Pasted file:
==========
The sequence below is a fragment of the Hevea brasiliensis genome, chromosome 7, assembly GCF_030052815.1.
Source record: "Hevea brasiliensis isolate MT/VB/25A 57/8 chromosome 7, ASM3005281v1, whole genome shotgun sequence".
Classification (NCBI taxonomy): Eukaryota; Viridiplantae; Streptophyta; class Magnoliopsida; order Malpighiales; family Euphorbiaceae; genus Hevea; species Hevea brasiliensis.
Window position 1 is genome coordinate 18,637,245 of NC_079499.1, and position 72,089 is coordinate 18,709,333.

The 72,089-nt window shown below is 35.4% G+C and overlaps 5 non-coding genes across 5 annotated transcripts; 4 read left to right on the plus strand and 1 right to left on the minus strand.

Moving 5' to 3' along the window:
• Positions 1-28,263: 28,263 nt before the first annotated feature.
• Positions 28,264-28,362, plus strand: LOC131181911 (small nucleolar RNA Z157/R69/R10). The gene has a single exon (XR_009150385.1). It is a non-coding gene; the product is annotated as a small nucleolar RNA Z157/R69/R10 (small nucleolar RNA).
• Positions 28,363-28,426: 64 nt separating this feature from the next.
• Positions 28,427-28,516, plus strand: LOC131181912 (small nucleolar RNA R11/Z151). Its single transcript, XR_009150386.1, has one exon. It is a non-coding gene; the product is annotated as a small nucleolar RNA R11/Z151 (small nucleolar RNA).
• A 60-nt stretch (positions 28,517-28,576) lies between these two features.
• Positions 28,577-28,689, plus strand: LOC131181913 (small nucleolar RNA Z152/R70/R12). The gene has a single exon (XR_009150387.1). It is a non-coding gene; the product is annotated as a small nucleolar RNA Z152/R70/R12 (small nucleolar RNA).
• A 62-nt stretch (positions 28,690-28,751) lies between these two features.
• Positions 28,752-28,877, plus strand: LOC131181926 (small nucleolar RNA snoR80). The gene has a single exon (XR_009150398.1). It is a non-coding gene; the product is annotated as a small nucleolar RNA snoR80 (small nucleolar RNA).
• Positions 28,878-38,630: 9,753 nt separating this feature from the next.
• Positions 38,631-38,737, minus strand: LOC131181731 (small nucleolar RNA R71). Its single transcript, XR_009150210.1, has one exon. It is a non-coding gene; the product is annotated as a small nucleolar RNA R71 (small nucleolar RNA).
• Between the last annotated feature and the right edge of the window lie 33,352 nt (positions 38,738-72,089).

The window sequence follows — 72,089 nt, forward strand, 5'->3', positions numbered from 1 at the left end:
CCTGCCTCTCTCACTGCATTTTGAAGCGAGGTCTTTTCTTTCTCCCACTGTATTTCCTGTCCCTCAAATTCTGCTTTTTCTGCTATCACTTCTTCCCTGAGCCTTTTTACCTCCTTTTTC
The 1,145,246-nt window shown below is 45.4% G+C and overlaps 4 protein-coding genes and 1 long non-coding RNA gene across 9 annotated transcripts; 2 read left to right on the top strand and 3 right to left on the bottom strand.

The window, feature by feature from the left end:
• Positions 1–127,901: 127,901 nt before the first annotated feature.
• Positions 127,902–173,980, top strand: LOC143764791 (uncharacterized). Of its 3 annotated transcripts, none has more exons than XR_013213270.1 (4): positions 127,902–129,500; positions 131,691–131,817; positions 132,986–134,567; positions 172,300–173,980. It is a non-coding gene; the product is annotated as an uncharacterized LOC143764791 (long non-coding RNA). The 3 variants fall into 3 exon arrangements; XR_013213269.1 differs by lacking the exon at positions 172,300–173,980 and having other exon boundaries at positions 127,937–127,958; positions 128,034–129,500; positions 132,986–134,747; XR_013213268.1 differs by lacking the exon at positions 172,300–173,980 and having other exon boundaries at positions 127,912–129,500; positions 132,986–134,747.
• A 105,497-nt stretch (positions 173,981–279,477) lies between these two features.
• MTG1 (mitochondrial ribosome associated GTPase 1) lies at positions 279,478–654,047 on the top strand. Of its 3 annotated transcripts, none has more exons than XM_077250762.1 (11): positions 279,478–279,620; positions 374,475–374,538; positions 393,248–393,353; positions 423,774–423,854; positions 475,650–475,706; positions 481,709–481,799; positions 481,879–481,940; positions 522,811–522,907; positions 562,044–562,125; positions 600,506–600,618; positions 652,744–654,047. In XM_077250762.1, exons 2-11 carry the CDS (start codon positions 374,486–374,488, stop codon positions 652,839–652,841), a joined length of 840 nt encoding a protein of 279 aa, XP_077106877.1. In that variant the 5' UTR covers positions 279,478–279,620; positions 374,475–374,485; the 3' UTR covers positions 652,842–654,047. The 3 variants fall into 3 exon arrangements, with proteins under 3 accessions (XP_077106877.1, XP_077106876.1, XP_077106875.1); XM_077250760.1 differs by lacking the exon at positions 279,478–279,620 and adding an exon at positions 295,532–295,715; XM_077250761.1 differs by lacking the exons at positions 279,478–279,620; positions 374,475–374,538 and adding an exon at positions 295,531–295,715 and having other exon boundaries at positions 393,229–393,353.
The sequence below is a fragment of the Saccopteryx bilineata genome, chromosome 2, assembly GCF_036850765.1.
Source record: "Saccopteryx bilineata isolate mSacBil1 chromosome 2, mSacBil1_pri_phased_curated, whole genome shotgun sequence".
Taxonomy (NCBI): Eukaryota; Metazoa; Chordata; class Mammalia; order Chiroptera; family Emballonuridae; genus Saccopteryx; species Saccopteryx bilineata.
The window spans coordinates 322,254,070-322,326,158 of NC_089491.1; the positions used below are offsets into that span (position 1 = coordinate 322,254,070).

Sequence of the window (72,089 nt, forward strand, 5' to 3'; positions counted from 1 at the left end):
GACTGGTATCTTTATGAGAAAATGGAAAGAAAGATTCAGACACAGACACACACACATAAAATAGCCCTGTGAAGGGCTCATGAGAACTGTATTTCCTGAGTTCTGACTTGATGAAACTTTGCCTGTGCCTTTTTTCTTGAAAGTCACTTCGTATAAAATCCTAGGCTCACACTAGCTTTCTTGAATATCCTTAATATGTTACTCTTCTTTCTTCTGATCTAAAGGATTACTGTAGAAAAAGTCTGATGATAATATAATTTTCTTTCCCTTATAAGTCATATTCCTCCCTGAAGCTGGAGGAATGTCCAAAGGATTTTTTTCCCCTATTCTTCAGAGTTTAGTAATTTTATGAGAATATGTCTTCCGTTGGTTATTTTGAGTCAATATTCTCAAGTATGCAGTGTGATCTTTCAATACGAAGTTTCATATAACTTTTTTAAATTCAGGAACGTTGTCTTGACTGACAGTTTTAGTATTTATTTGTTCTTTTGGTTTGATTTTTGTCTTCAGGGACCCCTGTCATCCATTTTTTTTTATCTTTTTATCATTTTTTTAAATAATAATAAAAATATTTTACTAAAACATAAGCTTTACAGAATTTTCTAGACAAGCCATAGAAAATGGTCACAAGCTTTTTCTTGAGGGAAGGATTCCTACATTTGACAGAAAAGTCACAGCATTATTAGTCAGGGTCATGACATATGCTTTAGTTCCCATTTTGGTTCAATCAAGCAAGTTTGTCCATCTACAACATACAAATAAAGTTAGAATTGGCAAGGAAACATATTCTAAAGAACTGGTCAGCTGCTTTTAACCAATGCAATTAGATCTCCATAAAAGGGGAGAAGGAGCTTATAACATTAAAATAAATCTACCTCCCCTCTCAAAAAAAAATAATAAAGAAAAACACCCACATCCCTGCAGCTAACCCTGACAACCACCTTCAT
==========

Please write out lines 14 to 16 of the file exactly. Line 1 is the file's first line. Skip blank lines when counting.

• Positions 28,752-28,877, plus strand: LOC131181926 (small nucleolar RNA snoR80). The gene has a single exon (XR_009150398.1). It is a non-coding gene; the product is annotated as a small nucleolar RNA snoR80 (small nucleolar RNA).
• Positions 28,878-38,630: 9,753 nt separating this feature from the next.
• Positions 38,631-38,737, minus strand: LOC131181731 (small nucleolar RNA R71). Its single transcript, XR_009150210.1, has one exon. It is a non-coding gene; the product is annotated as a small nucleolar RNA R71 (small nucleolar RNA).